February 12, 1957 |
Okaloosa County, Florida
|Height||5 ft 7 in (1.70 m)|
|Weight||165 lb (75 kg)|
|Club||Muhammad Ali Track Club|
|Achievements and titles|
|Personal best(s)||60 m: 6.54
100 yd: 9.30
Houston McTear (born February 12, 1957), is a former American sprinter, who emerged from desperate poverty in the Florida Panhandle to become an international track star in the mid-1970s. McTear rated in the top 10 in the 100 meters for the United States from 1975–1980, but he was stronger at shorter distances, including 60 meters. His 1978 world record in the 60 meters (6.54 s) stood up until it was broken by Ben Johnson in 1986. However, his meteoric rise was effectively ended by the American-led boycott of the 1980 Summer Olympics, and he subsequently fell into obscurity, drug abuse and homelessness.
McTear was born in Okaloosa County, Florida. While at Baker High School in Baker, Florida, McTear won state titles in the 100 and 220 yards four times, the only Florida high school athlete ever to do so. He recorded an 9.0 mark in the 100-yard dash as a high schooler at the Florida AA High State Meet in the preliminary heats, in Winter Park, Florida, but the world record time was not recognized because it was hand-timed. The time remains the NFHS National High School record in the now discontinued event. He was the 1975 High School Athlete of the Year, as selected by Track and Field News. At the 1976 U.S. Olympic Trials in Eugene, Oregon, McTear ran a 10.16 sec over 100 metres, at the time the fastest ever run under any condition by a Florida high school athlete. It is still No. 3 on the all-time list, only surpassed by Jeffery Demps and Marvin Bracy.
McTear qualified for the 1976 Summer Olympics in Montreal in the 100 meters, but an achilles tendon injury suffered in the Olympic Trials forced him to withdraw from the Olympic field. He was replaced by Johnny "Lam" Jones, who finished sixth. The American 4 x 100 meter relay team won the gold medal, led by McTear's rival Harvey Glance.
McTear appeared on the cover of Sports Illustrated in 1978, and qualified for the U.S. Olympic team in 1980, but the U.S. boycott of the 1980 Summer Olympics prevented his participation. From there he fell into drug use and was homeless for three years during the 1980s. He attempted a comeback in the early 1990s and won the 60 meters at the Swedish Indoor Championships in 1990 with a time of 6.68s.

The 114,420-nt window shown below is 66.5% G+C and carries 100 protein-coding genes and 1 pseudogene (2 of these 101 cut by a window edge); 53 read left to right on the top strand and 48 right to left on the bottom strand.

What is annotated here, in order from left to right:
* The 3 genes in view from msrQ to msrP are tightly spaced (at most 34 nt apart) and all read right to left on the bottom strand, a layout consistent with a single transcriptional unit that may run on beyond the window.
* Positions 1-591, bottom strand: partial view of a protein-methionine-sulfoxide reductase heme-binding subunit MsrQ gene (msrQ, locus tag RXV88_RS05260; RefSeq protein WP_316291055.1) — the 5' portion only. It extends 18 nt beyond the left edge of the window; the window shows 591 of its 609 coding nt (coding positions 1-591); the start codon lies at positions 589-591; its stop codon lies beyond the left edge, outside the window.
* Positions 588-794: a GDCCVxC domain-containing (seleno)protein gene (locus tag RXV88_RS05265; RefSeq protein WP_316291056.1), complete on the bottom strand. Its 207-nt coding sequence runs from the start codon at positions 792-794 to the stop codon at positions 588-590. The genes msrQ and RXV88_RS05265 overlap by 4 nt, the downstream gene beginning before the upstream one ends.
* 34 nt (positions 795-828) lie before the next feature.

|Year||Event||World rank||US rank|
- "The Glory Road: Stardom and a shanty are the two worlds of the world's fastest". Miami Herald. 1976-01-25.
- "All-Time U.S. Rankings — Men’s 100 Meters".
- "Johnson, Bubka Set Indoor Records". Washington Post. 1986-01-16.
- "All-time men's indoors best 60m". McTear ran a 6.38 in 1980, but that mark has been invalidated due to "questionable timing"; see . If that time were to stand, it would still be the world record.
- Boone's Marvin Bracy is sprinting toward history as one of area's best
- "Sports brief". New York Times. 1975-05-10. p. 13.
- "All-time men's best 100 yards".
- Habib, Hal (2002-05-10). "Sprint king, queen had share of potholes". Palm Beach Post. "'Two of the timers had 8.9 and a third 9.0, so we rounded up to 9.0,' said The Orlando Sentinel's Bill Buchalter."
- Boone’s Marvin Bracy runs another career-best to win U.S. junior 100
- Shapiro, Leonard (1978-02-16). "McTear's Diet Has Changed, but Not His Victory Rate". Washington Post.
- Fish, Mike (1995-10-22). "Houston McTear: He was a flash of speed leaping from an impoverished childhood in Florida". The Atlanta Journal-Constitution.
- Winitz, Mark. "High School Olympians--Could there be one on your track team?". American Track and Field.
- McVay, Ken (1999-03-10). "Crimson Tide track coach to get another glance at PC". The News Herald.
- "Off on a record tear". Sports Illustrated. 1978-03-06.
- "McTear back on track after disastrous '80s". Toronto Star (CP). 1992-01-18.
- "Swedish Indoor Championships".
- Curran, Tom (2008-06-27). "'I'm Houston McTear!'".
- "World Rankings Index--Men's 100 meters". Track and Field News.
- "U.S. Rankings Index--Men's 100 meters". Track and Field News.